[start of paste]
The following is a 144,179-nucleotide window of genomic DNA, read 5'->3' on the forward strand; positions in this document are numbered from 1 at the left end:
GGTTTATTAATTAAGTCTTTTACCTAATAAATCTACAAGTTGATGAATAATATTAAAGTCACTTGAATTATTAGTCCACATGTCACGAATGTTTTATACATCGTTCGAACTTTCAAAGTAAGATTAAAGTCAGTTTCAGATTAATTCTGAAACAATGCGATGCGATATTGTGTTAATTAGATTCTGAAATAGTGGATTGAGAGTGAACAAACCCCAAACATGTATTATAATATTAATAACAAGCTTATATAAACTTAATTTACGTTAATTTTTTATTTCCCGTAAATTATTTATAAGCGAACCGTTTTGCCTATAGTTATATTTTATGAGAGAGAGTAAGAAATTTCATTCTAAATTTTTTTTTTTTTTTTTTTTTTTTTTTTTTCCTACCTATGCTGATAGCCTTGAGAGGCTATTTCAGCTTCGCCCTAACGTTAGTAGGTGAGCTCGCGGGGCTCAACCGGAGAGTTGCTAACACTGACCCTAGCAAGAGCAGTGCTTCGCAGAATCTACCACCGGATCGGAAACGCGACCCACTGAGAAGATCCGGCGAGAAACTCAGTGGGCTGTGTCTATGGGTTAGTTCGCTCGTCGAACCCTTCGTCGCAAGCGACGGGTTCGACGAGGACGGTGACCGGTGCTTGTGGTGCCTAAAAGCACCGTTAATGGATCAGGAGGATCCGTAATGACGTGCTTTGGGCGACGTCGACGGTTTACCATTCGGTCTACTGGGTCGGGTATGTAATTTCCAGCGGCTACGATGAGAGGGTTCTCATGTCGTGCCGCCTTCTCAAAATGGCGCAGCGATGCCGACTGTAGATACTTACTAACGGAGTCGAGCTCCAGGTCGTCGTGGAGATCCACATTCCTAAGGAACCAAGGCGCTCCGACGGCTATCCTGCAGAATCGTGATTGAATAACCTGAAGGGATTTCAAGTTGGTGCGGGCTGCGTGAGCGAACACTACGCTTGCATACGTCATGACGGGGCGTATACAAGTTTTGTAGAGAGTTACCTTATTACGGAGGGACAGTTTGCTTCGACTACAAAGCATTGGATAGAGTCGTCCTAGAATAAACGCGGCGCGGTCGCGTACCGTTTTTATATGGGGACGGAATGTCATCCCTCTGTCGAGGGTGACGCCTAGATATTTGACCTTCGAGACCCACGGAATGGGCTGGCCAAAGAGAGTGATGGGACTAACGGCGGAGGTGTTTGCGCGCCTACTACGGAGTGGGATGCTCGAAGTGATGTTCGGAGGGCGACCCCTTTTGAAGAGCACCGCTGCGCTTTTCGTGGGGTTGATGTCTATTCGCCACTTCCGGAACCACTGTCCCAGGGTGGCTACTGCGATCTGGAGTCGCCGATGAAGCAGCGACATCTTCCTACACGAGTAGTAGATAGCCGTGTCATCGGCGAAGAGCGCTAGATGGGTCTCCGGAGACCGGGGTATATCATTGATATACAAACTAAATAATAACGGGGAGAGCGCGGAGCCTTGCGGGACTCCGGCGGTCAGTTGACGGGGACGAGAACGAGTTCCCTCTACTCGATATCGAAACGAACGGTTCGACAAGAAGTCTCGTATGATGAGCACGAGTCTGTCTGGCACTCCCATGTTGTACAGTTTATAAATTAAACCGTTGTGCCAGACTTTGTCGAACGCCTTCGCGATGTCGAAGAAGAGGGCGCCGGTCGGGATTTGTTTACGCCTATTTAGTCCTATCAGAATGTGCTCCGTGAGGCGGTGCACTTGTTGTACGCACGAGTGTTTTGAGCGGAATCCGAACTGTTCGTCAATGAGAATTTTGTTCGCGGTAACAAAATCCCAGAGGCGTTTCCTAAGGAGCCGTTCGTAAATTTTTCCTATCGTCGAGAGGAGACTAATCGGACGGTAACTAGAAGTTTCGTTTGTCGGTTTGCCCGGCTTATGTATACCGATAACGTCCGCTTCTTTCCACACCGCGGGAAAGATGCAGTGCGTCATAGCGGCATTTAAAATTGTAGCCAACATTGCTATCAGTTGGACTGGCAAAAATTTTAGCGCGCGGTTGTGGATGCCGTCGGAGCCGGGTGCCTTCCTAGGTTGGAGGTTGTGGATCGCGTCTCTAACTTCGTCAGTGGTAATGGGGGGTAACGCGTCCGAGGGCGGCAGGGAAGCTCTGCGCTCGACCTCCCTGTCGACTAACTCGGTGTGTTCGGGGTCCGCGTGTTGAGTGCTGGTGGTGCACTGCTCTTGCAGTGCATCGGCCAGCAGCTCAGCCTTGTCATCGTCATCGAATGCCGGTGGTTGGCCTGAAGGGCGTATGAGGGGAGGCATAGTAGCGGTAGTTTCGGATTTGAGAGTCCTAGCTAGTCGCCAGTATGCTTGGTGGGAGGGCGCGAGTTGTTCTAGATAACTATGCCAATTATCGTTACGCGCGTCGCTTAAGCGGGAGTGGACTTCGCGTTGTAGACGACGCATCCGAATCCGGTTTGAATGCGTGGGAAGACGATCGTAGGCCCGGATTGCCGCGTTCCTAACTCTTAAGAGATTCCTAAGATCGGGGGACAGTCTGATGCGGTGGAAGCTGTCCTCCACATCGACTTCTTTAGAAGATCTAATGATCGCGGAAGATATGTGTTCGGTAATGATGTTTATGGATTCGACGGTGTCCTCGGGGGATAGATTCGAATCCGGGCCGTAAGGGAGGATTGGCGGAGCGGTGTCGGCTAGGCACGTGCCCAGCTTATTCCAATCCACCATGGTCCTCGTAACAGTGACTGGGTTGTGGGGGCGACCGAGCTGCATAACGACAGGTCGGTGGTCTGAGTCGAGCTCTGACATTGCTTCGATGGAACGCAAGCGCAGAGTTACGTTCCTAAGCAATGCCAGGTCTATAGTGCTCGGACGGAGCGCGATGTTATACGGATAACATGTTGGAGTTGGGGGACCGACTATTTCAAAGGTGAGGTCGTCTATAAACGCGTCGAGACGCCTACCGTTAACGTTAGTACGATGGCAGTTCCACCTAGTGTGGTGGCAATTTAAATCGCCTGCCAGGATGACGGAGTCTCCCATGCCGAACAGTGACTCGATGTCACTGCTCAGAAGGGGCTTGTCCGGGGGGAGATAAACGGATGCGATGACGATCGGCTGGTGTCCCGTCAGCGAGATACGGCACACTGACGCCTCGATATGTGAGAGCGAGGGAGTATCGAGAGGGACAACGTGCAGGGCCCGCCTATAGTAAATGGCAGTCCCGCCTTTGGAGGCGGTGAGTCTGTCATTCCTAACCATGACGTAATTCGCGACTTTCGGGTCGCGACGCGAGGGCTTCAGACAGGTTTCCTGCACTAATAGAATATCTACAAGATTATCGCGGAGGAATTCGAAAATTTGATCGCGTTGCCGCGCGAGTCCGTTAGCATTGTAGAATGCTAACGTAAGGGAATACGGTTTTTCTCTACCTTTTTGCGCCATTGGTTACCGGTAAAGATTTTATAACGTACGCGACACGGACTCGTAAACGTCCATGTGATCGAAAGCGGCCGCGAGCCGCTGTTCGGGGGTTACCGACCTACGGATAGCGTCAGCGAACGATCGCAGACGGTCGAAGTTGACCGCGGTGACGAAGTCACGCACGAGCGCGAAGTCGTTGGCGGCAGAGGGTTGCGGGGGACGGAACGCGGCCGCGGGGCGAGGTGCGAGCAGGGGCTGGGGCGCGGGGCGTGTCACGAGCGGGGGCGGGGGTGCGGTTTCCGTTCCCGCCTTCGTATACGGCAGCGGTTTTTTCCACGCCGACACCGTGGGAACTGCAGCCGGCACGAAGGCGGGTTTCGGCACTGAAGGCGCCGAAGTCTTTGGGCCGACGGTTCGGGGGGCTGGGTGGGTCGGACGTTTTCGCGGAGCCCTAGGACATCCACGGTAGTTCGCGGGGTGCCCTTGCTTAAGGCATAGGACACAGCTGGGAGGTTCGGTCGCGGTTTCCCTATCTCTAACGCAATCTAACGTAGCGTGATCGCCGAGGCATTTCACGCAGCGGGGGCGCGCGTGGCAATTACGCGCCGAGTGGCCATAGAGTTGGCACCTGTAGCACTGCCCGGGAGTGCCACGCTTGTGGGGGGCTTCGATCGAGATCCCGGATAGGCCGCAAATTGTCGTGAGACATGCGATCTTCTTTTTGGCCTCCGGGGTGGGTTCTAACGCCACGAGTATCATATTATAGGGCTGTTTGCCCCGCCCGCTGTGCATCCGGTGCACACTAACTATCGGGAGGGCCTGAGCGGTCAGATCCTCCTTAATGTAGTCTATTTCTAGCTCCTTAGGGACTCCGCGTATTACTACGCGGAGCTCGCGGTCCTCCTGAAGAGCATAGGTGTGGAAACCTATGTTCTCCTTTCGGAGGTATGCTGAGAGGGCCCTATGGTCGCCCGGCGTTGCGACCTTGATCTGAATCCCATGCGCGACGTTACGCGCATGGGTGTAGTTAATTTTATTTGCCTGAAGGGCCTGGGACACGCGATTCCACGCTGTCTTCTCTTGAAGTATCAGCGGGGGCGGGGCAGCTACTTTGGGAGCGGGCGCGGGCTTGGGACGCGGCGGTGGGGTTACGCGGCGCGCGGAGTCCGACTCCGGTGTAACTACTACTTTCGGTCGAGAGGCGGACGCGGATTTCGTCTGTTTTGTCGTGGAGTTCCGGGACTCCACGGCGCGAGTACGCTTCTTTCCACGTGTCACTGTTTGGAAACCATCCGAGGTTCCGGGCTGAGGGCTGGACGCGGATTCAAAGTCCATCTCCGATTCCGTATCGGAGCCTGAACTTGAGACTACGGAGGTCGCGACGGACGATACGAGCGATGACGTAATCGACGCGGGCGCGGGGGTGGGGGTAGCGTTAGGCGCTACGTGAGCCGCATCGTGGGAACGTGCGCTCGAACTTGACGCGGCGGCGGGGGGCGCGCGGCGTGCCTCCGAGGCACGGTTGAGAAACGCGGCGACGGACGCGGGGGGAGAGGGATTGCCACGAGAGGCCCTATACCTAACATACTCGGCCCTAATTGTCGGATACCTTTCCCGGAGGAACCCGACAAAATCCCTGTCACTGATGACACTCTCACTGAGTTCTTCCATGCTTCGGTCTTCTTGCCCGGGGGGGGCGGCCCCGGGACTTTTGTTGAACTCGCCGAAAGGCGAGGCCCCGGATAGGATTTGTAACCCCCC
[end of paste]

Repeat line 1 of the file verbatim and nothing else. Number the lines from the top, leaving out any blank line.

The following is a 144,179-nucleotide window of genomic DNA, read 5'->3' on the forward strand; positions in this document are numbered from 1 at the left end: